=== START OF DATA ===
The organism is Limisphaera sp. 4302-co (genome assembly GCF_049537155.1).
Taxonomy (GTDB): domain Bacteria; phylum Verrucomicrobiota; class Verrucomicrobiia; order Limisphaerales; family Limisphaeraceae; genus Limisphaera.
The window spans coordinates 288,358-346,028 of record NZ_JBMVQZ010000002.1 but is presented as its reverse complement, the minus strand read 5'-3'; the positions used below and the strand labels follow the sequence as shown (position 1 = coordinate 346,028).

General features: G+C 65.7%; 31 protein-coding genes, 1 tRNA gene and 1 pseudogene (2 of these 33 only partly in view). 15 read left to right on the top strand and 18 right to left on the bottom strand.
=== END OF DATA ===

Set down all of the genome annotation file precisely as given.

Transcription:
The organism is Limisphaera sp. 4302-co (genome assembly GCF_049537155.1).
Taxonomy (GTDB): domain Bacteria; phylum Verrucomicrobiota; class Verrucomicrobiia; order Limisphaerales; family Limisphaeraceae; genus Limisphaera.
The window spans coordinates 288,358-346,028 of record NZ_JBMVQZ010000002.1 but is presented as its reverse complement, the minus strand read 5'-3'; the positions used below and the strand labels follow the sequence as shown (position 1 = coordinate 346,028).

General features: G+C 65.7%; 31 protein-coding genes, 1 tRNA gene and 1 pseudogene (2 of these 33 only partly in view). 15 read left to right on the top strand and 18 right to left on the bottom strand.